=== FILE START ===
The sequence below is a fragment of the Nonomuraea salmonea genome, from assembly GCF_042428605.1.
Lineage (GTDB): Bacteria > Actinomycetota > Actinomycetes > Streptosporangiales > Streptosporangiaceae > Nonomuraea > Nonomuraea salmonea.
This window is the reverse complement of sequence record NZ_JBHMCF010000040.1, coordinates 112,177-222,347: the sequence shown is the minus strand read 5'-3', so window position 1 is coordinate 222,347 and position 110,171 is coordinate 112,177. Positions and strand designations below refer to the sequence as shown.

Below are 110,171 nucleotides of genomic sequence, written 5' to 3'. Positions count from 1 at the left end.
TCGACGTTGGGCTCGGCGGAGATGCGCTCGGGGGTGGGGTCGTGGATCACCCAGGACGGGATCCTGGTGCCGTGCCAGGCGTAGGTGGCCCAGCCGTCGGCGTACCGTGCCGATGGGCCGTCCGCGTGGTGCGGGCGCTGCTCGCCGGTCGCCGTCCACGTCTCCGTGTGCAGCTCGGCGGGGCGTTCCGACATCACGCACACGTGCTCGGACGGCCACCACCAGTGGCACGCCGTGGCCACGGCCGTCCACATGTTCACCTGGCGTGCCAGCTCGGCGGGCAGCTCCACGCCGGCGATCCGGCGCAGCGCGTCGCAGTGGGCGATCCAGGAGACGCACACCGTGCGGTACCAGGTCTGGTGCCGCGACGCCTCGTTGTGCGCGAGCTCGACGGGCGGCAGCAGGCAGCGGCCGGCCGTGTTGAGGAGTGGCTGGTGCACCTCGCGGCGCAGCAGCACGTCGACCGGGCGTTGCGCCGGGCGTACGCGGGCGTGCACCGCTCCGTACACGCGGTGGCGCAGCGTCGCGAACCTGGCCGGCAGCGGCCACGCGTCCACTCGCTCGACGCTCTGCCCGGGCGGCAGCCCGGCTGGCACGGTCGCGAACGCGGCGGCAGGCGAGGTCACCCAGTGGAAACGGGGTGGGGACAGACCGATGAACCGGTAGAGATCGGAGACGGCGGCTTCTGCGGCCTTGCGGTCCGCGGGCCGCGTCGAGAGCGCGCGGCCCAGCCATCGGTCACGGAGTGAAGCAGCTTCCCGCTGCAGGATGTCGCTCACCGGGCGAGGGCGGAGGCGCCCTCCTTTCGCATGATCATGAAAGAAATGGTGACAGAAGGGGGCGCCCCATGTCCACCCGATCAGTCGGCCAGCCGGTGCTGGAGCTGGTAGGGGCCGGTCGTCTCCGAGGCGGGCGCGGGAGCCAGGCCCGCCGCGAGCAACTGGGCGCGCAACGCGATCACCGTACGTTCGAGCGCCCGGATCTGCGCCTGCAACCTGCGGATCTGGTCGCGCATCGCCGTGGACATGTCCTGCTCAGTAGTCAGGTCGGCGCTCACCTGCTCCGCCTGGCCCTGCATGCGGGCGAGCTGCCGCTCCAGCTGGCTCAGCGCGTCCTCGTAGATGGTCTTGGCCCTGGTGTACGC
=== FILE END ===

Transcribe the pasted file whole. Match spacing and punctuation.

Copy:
The sequence below is a fragment of the Nonomuraea salmonea genome, from assembly GCF_042428605.1.
Lineage (GTDB): Bacteria > Actinomycetota > Actinomycetes > Streptosporangiales > Streptosporangiaceae > Nonomuraea > Nonomuraea salmonea.
This window is the reverse complement of sequence record NZ_JBHMCF010000040.1, coordinates 112,177-222,347: the sequence shown is the minus strand read 5'-3', so window position 1 is coordinate 222,347 and position 110,171 is coordinate 112,177. Positions and strand designations below refer to the sequence as shown.

Below are 110,171 nucleotides of genomic sequence, written 5' to 3'. Positions count from 1 at the left end.
TCGACGTTGGGCTCGGCGGAGATGCGCTCGGGGGTGGGGTCGTGGATCACCCAGGACGGGATCCTGGTGCCGTGCCAGGCGTAGGTGGCCCAGCCGTCGGCGTACCGTGCCGATGGGCCGTCCGCGTGGTGCGGGCGCTGCTCGCCGGTCGCCGTCCACGTCTCCGTGTGCAGCTCGGCGGGGCGTTCCGACATCACGCACACGTGCTCGGACGGCCACCACCAGTGGCACGCCGTGGCCACGGCCGTCCACATGTTCACCTGGCGTGCCAGCTCGGCGGGCAGCTCCACGCCGGCGATCCGGCGCAGCGCGTCGCAGTGGGCGATCCAGGAGACGCACACCGTGCGGTACCAGGTCTGGTGCCGCGACGCCTCGTTGTGCGCGAGCTCGACGGGCGGCAGCAGGCAGCGGCCGGCCGTGTTGAGGAGTGGCTGGTGCACCTCGCGGCGCAGCAGCACGTCGACCGGGCGTTGCGCCGGGCGTACGCGGGCGTGCACCGCTCCGTACACGCGGTGGCGCAGCGTCGCGAACCTGGCCGGCAGCGGCCACGCGTCCACTCGCTCGACGCTCTGCCCGGGCGGCAGCCCGGCTGGCACGGTCGCGAACGCGGCGGCAGGCGAGGTCACCCAGTGGAAACGGGGTGGGGACAGACCGATGAACCGGTAGAGATCGGAGACGGCGGCTTCTGCGGCCTTGCGGTCCGCGGGCCGCGTCGAGAGCGCGCGGCCCAGCCATCGGTCACGGAGTGAAGCAGCTTCCCGCTGCAGGATGTCGCTCACCGGGCGAGGGCGGAGGCGCCCTCCTTTCGCATGATCATGAAAGAAATGGTGACAGAAGGGGGCGCCCCATGTCCACCCGATCAGTCGGCCAGCCGGTGCTGGAGCTGGTAGGGGCCGGTCGTCTCCGAGGCGGGCGCGGGAGCCAGGCCCGCCGCGAGCAACTGGGCGCGCAACGCGATCACCGTACGTTCGAGCGCCCGGATCTGCGCCTGCAACCTGCGGATCTGGTCGCGCATCGCCGTGGACATGTCCTGCTCAGTAGTCAGGTCGGCGCTCACCTGCTCCGCCTGGCCCTGCATGCGGGCGAGCTGCCGCTCCAGCTGGCTCAGCGCGTCCTCGTAGATGGTCTTGGCCCTGGTGTACGC